Welcome to our resource for MG Car Information.



MG parts spares and accessories are available for MG T Series (TA, MG TB, MG TC, MG TD, MG TF), Magnette, MGA, Twin cam, MGB, MGBGT, MGC, MGC GT, MG Midget, Sprite and other MG models from British car spares company LBCarCo.

MG MGB Technical - Rattling noise from engine

I have just put a reconditioned GB engine in my 1963 MGB. Everything seems to work well, but there is a strange rattling noise that I believe comes from the front of the engine.

What really confuses me is that this noise is particularly noticeable in situations where I would expect pinking with a badly adjusted engine or low octane fuel. For instance when accelerating out of a roundabout in relatively low gear. The noise itself sounds a little like pinking when driving, but the rattling is also present when the engine is idling.

I have been through some possible causes. The water pump is supposed to be new, and the bearings feel very precise. The rubber grommets on the fan are relatively new, and not loose. The ignition is set at 10 degrees static, and the engine pulls very cleanly even from low revs.

I suppose that leaves the timing chain. Can it be that the chain tensioner is not working? And is there any logical reason why this rattling sound should be particularly noticeable in typical “pinking situations”?

I also wonder wether the breather valve on the GB engine makes any noise that can be heard from inside the car when driving. I would expect not.



Since it will do it at an idle, it would be simple to remove the fan belt and start it for a short period of time to see if the noise is still there. That would at least narrow your list of candidates.

C R Huff


My first thought when I saw your thread was the timing chain as well, but the tensioner is self adjusting. Could the chain be worn?

Have you re-torqued the cylinder head, and re-set valve clearance. Could one, or more valves be too loose?

Finally, dynamo bearings (if equipped) come to mind. I've had a chirping sound from the dynamo on my midget when it needs to be oiled?


Larry C. '69 Midget & '74 B/GT
Larry C '69 Midget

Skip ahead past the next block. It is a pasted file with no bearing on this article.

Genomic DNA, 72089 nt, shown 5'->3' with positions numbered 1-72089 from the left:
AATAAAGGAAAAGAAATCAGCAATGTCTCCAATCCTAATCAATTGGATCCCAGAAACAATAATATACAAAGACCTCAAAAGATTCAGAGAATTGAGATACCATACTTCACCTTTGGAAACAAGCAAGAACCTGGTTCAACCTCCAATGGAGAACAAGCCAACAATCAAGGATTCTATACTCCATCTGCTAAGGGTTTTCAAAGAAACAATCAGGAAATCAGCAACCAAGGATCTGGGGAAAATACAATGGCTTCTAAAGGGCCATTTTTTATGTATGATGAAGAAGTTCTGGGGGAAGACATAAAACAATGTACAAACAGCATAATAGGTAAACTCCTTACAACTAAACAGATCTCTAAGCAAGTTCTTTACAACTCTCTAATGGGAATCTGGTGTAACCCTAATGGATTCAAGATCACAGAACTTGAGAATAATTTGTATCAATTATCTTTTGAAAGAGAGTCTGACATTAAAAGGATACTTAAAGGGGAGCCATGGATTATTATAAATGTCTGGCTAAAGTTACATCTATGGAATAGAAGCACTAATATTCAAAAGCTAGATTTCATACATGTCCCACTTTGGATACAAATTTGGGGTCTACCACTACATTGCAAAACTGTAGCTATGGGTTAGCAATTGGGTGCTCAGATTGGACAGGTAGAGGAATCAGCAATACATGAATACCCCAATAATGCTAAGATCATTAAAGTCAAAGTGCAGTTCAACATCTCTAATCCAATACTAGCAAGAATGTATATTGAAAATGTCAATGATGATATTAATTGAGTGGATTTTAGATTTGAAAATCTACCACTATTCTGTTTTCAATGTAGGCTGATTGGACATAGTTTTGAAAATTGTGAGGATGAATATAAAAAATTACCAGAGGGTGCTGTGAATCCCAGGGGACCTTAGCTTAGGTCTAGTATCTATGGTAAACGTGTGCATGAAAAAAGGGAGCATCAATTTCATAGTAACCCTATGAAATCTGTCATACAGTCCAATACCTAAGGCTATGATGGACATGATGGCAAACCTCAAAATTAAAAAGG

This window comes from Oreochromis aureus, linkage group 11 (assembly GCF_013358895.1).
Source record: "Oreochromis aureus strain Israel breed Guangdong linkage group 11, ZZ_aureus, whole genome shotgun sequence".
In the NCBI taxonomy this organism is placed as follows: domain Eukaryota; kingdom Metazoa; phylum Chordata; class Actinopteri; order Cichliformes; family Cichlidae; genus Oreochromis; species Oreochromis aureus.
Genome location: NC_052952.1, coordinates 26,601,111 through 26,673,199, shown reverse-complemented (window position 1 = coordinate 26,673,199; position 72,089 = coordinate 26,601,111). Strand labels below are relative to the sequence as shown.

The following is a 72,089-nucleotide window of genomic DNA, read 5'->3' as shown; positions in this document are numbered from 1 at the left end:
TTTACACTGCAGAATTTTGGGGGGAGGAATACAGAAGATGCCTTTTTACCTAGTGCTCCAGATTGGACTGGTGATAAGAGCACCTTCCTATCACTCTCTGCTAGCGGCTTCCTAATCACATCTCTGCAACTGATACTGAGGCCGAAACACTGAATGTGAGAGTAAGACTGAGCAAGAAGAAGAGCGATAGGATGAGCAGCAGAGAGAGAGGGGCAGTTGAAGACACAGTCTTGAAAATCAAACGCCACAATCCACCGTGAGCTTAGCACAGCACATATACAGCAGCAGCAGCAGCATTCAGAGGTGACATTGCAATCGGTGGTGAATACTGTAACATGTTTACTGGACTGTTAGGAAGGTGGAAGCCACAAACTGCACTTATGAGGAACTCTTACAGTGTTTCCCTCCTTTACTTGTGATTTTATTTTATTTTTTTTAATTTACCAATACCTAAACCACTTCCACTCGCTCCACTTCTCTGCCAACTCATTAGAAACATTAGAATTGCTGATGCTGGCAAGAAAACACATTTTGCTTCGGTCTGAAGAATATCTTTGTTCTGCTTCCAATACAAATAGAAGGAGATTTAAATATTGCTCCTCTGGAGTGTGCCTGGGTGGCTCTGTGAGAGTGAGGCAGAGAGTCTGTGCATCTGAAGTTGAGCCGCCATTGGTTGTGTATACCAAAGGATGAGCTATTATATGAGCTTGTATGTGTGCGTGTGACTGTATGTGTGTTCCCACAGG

I'd try what Charley's put plus especially with the amount of p*ss poor rubber about I'd suspect and thoroughly check any new rubber fan grommets or any new rubber parts or rubber components
Nigel Atkins

This weekend I will re-torque the head and adjust the valves. If the sound is still there, and I believe it will be, then I will try to remove the fan belt.

I know the chain tensioner is self adjusting, but does it have to be activated? I believe I have read somewhere that a bolt should be turned to release the mechanism after the tensioner is in place?


Your quite right the tensioner spring has to be released after installation.
This provides the initial chain tension, aided by oil pressure. I presume you have good oil pressure?
But before getting down to that, which isn't that arduous, check the dynamo pulley and bearings and the crank bolt (70 ft/lbs).
Allan Reeling


As Nigel and Allan say, but should it come to removing the timing gear cover add to your list checking gear alignment with a straight edge. Their are washers (shims) behind the gears to provide proper alignment.

Good luck mate.

Larry C '69 Midget

Thanks for your input. Yes, oil pressure is excellent, close to 80 psi even after a long run, and almost 70 even when idling.

You're using the wrong oil ...

As well as the other things you can check the timing gear to some extent by seeing how much backlash there is between crank and cam i.e. by turning the crank back and fore and seeing how much you can move it before the cam follows suit. Watching valves that are half open or shut, might be enough, or removing the distributor and drive gear to see the cam itself. However I don't know if tension from the valves will cause the cam to 'jump' at various points in the cycle, they do in the KV6 engine for example.
Paul Hunt

The oil pressure in this engine surprised me. On the "old" GA engine ( I had to change because it was leaking so much oil through the scroll seal at the rear main bearing it didn´t pass the MOT ) the pressure was around 60 psi, and 25 when idling.

That is with the same 20w50 oil to SJ spec. But as the factory spec is 50 to 80 psi I guess it is OK.

you're still running the engine in presumably so perhaps the oil pressure may drop to more usual readings (whatever they are and vary from individual engines)

are you putting on plenty of miles on your recon engine and planing an oil and filter change
Nigel Atkins

Tore Another angle. Being an early model you probably have a bendex type starter motor. A problem I have struck several times over the years with these starters on the early B is a broken return spring on the starter pinion and this allows the pinion to lightly bush on the ring gear. It sounds exactly as you describe and can come and go with acceleration or even braking. Its the very fine spring that is meant to keep the pinion in place after starting. A real tinkle noise. Denis


I had an MGA in with an 1800 engine fitted with a rattle down the front at idle and at weird times on the road It ended up being the front pulley on the crank
It had an MGA pulley on the MGB crank which is ok in itself but the MGA pulley is held together with rivets which in this case they had become loose and let the outer part of the pulley work on the rivets and rattle
Might pay to check the security of your pulley while you have the belt off it might have the older pulley

Also - in the past I have found a timing chain with a joining link fitted with the clip on the inside instead of out causing the ends of the joining ling to foul on the tensioner every time they went past making a clunking noise at idle and above

hope this helps willy
William Revit

This thread was discussed between 27/08/2014 and 28/08/2014

MG MGB Technical index

This thread is from the archive. The Live MG MGB Technical BBS is active now.